Female filial piety is possibly one of the most recognized fundamental virtues that have been an important pillar in traditional Chinese culture for more than a thousand years. During the Tang Dynasty, a woman named Madam Zheng liked to read historical stories about sages. Inspired by these stories, she compiled all the most moving into a book, entitled appropriately, Female Filial Piety, so that future generations could use them as role models and draw wisdom from their inner meanings.
Even though these classic texts are from a time in which people adhered to different principles and cultural norms than today, they still hold a deep inner meaning regarding morals, ethics, and other universal values that transcend any form of social arrangement and time.
In modern times, it is more common for women to work outside of the family and home than it was in the past. Many females strive to be successful in a career while still aspiring to be a good wife and a loving mother. The secret matrimony between a couple is still a rite people practice all over the world, even today. Therefore, the importance of guiding values, morals, and ethical concepts is not less than what it was more than a thousand years ago.
Within Female Filial Piety, there is a story about a woman who married into her husband’s family. She was asked to treat her father-in-law and respect him as if he were her own father. She was to love her mother-in-law like her own mother, being filial (respectful, loyal, compliant) to both her in-laws like she would be to her own parents; furthermore, she was also to love her sisters-in-law as if they were her own blood relatives. As a wife and the keeper of the home, she would ensure that there was harmony and happiness among the family members and relatives.
Prenatal education in ancient China
The collection of readings contained in Female Filial Piety covers a wide range of topics that also include how to provide prenatal education. The ancients believed that during pregnancy, although the fetus is still in the womb, it can feel the good and evil of the outside world through the mother’s words and actions.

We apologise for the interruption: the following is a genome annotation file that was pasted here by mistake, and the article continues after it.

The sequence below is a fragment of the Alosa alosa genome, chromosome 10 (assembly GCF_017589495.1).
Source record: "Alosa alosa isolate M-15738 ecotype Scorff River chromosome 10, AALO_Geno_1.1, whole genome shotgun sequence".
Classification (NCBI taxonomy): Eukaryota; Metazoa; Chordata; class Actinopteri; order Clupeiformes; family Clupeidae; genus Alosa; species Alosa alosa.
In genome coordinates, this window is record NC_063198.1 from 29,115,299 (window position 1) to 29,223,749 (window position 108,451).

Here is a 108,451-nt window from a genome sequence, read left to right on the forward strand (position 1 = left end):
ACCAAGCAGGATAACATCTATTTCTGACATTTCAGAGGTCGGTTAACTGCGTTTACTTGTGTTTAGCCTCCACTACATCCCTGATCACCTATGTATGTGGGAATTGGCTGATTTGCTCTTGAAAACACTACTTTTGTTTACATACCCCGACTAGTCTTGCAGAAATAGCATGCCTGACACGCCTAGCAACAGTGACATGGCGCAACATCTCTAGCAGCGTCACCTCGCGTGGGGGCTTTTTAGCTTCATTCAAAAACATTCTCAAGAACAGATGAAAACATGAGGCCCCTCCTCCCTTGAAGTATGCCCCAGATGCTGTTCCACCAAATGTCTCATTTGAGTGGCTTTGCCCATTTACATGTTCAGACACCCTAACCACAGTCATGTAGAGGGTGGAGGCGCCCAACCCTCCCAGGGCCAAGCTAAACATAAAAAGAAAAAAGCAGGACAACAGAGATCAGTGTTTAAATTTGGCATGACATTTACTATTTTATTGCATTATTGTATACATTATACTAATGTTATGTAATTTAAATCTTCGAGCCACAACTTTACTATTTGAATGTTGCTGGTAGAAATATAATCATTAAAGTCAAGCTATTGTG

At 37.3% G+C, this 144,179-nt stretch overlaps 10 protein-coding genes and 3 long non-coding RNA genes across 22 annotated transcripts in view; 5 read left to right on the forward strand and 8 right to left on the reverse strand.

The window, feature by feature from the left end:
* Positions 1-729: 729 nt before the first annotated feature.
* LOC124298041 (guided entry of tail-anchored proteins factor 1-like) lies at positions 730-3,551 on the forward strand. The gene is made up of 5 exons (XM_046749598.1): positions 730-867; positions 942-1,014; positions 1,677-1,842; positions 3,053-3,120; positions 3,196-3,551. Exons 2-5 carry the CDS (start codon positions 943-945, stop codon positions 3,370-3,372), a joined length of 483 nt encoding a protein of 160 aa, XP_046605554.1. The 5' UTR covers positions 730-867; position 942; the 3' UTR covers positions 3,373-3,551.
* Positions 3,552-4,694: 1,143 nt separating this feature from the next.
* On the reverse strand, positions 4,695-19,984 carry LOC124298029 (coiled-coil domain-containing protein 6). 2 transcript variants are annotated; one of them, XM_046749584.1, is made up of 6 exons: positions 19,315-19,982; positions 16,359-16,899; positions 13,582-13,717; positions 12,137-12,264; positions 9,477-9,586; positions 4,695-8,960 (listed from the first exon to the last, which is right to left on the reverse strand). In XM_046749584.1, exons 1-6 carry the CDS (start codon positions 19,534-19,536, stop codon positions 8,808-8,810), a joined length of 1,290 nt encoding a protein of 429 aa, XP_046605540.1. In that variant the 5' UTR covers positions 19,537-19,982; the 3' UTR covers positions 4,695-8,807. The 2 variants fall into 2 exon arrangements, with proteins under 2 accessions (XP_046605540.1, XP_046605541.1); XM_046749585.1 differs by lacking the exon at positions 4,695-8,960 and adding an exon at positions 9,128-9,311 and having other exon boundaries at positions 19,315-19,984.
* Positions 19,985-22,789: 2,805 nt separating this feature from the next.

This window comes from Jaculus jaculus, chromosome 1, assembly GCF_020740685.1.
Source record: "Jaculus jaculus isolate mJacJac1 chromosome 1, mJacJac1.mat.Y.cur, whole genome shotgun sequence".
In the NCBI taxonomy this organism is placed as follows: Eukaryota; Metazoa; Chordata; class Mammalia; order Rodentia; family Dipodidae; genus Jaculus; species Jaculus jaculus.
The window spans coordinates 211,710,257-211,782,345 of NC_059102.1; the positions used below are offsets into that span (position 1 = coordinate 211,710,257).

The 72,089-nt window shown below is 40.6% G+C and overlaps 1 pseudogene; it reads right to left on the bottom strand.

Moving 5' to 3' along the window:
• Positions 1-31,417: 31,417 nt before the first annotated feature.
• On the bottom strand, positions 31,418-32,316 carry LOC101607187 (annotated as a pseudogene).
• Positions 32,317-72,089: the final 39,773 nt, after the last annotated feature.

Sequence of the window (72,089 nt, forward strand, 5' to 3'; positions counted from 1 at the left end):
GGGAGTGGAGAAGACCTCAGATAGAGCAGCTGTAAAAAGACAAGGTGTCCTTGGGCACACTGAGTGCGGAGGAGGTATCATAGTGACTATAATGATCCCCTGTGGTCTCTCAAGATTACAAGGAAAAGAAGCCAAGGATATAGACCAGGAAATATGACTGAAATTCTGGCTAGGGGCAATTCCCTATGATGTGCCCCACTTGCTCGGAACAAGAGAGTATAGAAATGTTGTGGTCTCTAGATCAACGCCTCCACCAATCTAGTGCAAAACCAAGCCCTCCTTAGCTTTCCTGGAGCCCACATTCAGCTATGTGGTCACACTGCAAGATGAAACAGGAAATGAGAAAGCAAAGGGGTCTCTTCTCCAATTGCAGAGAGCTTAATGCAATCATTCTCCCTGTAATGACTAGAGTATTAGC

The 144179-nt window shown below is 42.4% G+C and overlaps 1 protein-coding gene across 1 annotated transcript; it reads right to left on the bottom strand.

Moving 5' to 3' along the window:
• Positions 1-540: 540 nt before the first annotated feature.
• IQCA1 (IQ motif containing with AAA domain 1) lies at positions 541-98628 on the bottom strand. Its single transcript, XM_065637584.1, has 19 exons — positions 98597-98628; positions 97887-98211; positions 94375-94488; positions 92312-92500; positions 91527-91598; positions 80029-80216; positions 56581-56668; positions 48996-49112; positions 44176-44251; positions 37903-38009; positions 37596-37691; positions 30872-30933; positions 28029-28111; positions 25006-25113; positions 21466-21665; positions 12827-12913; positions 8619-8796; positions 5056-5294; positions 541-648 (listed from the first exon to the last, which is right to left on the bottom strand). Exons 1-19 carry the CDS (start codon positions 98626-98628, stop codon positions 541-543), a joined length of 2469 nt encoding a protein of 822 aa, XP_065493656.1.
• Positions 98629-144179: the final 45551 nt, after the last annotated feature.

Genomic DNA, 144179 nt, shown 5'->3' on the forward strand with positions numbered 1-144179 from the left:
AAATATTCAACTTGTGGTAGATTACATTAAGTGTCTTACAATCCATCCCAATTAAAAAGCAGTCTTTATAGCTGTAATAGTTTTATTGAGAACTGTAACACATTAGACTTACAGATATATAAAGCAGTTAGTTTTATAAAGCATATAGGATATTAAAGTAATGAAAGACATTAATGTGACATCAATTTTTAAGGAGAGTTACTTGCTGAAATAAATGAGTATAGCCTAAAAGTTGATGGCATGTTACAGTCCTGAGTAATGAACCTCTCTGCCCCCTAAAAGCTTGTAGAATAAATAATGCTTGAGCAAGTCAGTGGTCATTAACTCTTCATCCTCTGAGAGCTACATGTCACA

Sharings of modern-day mothers show that as pregnancy progresses, many women speak to the babies growing in their wombs. Some mothers during pregnancy even sing lullabies or read stories. Others play classical music in an effort to boost brain development. Many also encourage their partners to speak with the baby too. According to an article on Fetal Psychology, as far back as 1998, a new wave of research suggested that the fetus can feel, dream, and even enjoy The Cat in the Hat, a PBS educational program based upon the book of the same name.
The ancients, more than a thousand years ago, already attached great importance to prenatal education. To ensure the fetus had a good prenatal education, they devised a set of guidelines for the becoming mothers of that time:
A pregnant woman cannot lie on her side while sleeping, should not sit on the edge of any chair or structure, should not stand on one leg or eat any food that does not taste right, should not eat foods that are not properly cut, and should not sit on mats that are not properly placed. Beyond that, her eyes should not look at unpleasant colors, her ears should not listen to unpleasant sounds, and her hands should not hold evil objects. It was also held that at night, the pregnant woman should read scriptures, while during the day, she should talk about rites and music. Through such prenatal education and bonding, the child would be born with good features, become talented, and be of good character.
Madam Zheng’s legacy
After compiling Female Filial Piety, Madam Zheng wrote a commentary and presented it to the emperor. She briefly expressed to the emperor that the nature of Heaven and earth is in their differences, like the qualities of heavy and soft and that the way the husband and wife get along should align with virtues like righteousness, benevolence, intelligence, and trustworthiness.
Together with filial piety, which is all-encompassing, a couple that conducts itself according to these principles can move Heaven and earth, as well as gods and ghosts. This holds true even today and universally for any culture. The values we live by and the ethics we express via our conduct are a reflection of the quality of our heart’s nature and character.
The inner meaning of Female Filial Piety as presented in the compilation of classic texts by Madam Zheng is quite profound. Many people in ancient China regarded these classical texts as a guiding role model to educate their daughters, which is how they were passed down from generation to generation.
Research by Chua BC